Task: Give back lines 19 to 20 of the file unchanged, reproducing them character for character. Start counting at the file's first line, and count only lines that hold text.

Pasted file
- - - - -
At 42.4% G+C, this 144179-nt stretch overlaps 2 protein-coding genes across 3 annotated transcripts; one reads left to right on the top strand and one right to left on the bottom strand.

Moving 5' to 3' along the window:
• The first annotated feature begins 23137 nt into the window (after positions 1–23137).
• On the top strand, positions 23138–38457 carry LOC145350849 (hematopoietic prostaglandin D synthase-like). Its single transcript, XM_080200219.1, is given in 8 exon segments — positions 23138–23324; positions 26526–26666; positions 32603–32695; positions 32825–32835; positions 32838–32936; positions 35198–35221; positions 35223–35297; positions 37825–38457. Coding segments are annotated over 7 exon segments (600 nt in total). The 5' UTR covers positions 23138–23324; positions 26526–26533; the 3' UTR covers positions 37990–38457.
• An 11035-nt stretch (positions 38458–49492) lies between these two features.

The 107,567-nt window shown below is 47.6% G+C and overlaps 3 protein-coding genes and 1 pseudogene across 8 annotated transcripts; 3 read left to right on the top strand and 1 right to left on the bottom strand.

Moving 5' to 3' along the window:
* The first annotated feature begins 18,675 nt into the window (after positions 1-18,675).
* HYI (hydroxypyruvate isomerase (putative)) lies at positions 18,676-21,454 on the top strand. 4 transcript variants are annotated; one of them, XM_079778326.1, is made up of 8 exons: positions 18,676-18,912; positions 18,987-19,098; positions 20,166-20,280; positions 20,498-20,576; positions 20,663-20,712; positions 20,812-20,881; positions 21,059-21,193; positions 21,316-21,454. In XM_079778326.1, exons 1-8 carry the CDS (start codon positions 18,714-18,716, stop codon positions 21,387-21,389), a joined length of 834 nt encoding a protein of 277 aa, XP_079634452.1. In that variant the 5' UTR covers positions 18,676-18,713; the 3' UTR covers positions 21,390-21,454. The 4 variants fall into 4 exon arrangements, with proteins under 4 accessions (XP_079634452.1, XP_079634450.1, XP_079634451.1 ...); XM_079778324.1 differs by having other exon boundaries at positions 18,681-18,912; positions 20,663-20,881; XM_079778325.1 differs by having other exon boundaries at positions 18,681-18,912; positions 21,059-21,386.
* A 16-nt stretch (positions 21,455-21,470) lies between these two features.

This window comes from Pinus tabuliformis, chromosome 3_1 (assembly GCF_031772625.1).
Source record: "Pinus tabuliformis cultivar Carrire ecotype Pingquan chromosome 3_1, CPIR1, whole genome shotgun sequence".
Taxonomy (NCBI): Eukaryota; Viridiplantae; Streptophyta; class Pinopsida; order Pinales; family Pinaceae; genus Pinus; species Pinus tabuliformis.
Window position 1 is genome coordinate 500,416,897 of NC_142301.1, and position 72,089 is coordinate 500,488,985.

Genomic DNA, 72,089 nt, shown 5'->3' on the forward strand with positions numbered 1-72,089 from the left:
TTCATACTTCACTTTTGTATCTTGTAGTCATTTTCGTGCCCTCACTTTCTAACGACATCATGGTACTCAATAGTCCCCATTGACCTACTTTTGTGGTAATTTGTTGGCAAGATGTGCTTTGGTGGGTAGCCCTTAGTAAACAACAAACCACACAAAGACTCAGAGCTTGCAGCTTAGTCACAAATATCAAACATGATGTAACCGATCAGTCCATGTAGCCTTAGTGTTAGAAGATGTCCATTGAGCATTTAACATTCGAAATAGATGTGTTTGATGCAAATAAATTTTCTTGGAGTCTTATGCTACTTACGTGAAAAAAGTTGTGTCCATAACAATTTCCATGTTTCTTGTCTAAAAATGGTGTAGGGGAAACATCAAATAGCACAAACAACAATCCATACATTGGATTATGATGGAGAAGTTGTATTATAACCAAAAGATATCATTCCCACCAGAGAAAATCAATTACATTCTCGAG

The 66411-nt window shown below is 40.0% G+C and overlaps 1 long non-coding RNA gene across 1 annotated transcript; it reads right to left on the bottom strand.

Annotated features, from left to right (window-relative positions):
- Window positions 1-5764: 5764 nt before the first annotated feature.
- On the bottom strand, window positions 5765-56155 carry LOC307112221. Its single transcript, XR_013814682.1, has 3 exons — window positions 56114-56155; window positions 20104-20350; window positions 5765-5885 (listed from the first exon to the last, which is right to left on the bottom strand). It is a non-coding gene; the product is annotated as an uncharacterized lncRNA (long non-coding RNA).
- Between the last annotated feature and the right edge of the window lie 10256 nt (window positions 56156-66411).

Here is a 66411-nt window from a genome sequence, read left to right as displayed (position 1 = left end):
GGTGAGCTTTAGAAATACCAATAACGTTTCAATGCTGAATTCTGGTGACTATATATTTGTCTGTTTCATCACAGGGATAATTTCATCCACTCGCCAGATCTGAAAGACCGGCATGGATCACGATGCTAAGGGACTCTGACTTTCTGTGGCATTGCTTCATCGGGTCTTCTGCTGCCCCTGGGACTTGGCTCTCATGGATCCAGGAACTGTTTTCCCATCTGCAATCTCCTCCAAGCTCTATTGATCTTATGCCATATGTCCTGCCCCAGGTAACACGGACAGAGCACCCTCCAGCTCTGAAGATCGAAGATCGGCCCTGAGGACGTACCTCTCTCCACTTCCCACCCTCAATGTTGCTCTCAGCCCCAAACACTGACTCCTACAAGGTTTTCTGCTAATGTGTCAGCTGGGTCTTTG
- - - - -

- Window positions 1-5764: 5764 nt before the first annotated feature.
- On the bottom strand, window positions 5765-56155 carry LOC307112221. Its single transcript, XR_013814682.1, has 3 exons — window positions 56114-56155; window positions 20104-20350; window positions 5765-5885 (listed from the first exon to the last, which is right to left on the bottom strand). It is a non-coding gene; the product is annotated as an uncharacterized lncRNA (long non-coding RNA).